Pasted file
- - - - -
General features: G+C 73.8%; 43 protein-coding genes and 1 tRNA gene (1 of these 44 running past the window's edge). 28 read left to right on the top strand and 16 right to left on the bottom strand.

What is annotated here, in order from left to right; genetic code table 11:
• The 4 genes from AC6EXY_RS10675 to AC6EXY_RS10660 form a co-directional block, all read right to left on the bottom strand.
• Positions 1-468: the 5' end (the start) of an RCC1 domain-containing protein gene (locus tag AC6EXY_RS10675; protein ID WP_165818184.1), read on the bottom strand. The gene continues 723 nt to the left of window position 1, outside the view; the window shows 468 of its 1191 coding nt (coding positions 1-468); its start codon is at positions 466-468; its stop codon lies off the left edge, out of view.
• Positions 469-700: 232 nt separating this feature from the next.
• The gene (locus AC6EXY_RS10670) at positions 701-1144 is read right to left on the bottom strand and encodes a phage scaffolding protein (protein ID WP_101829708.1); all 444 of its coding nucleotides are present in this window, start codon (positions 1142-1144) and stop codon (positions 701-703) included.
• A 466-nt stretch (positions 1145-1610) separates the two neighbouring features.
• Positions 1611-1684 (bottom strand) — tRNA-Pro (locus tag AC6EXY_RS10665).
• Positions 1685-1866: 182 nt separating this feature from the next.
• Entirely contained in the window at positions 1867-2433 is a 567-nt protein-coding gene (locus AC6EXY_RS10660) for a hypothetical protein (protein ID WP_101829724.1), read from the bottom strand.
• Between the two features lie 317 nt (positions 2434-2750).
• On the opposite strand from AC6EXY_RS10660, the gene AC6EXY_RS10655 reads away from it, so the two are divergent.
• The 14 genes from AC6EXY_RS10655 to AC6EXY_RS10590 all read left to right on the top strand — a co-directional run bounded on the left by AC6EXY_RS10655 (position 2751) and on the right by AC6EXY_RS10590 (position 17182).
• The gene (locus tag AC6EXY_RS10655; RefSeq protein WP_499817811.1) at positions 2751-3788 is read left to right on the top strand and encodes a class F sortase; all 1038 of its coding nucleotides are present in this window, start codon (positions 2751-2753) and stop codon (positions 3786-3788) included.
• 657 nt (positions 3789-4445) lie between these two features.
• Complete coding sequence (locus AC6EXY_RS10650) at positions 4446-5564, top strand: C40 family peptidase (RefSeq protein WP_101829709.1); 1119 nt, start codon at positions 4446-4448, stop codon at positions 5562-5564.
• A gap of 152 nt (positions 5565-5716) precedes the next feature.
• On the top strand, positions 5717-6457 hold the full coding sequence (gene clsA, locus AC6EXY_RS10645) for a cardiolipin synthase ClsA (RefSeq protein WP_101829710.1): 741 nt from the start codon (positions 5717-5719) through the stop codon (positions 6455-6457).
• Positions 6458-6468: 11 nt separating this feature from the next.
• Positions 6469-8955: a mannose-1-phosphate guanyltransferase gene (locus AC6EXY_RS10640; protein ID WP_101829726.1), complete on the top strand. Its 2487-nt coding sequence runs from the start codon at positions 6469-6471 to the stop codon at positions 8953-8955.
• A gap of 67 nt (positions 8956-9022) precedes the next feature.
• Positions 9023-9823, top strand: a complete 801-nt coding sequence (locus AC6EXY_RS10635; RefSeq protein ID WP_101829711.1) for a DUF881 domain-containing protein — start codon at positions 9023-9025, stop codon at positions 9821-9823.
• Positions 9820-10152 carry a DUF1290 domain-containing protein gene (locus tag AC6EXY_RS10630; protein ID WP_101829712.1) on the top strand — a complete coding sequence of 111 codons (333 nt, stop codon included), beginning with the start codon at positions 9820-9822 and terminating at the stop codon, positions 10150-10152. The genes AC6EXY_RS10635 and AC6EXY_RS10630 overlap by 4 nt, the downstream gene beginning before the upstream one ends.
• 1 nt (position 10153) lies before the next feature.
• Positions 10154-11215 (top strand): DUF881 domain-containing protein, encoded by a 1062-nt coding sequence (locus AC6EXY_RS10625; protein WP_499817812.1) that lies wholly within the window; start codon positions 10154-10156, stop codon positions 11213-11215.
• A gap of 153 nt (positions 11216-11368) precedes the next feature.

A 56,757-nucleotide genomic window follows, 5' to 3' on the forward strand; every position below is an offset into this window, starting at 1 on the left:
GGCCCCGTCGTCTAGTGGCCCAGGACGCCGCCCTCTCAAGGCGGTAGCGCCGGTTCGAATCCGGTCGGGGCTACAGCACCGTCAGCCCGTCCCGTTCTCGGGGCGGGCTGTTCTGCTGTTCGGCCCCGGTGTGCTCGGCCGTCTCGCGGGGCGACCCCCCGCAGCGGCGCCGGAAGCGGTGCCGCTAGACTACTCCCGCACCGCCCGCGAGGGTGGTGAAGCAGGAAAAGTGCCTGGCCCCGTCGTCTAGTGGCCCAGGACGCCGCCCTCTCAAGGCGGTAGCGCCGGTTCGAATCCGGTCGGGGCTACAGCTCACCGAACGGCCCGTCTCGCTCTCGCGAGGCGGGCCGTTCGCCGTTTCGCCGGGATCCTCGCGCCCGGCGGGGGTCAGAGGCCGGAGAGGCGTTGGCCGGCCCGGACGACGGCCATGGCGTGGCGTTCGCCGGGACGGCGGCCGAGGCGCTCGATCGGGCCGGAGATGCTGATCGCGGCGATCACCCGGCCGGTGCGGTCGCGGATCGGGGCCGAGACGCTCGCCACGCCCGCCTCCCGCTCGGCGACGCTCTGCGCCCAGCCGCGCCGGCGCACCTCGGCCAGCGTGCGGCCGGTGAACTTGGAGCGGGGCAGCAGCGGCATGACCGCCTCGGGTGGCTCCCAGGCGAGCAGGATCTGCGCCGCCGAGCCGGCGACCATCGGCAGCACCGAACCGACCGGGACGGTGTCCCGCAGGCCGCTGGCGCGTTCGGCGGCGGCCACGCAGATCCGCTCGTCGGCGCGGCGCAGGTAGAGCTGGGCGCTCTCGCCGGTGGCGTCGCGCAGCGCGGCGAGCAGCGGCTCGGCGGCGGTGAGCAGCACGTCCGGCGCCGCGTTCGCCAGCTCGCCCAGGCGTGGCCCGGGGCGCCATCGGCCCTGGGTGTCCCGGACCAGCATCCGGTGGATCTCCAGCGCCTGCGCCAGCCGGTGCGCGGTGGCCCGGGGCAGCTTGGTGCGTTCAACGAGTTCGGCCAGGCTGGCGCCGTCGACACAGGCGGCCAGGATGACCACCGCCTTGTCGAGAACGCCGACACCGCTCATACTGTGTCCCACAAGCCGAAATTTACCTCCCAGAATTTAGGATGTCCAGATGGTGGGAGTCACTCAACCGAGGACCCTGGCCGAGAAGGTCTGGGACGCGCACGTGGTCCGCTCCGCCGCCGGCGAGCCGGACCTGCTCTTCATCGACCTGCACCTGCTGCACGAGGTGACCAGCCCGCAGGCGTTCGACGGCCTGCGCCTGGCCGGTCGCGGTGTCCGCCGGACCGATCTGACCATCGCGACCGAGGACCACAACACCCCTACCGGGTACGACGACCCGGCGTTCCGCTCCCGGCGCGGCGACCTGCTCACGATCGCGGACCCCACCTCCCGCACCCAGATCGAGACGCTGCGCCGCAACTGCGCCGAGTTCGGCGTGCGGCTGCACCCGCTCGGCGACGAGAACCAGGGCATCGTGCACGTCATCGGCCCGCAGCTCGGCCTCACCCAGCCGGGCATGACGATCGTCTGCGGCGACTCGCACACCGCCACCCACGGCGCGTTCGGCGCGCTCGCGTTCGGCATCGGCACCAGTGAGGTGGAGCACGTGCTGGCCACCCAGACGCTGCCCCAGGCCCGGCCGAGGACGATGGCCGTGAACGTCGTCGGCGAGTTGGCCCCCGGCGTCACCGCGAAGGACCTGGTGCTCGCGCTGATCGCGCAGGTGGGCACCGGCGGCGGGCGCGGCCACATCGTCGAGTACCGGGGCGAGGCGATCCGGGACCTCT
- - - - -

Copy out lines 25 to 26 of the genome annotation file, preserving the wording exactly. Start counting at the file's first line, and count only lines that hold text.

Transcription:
• Positions 10154-11215 (top strand): DUF881 domain-containing protein, encoded by a 1062-nt coding sequence (locus AC6EXY_RS10625; protein WP_499817812.1) that lies wholly within the window; start codon positions 10154-10156, stop codon positions 11213-11215.
• A gap of 153 nt (positions 11216-11368) precedes the next feature.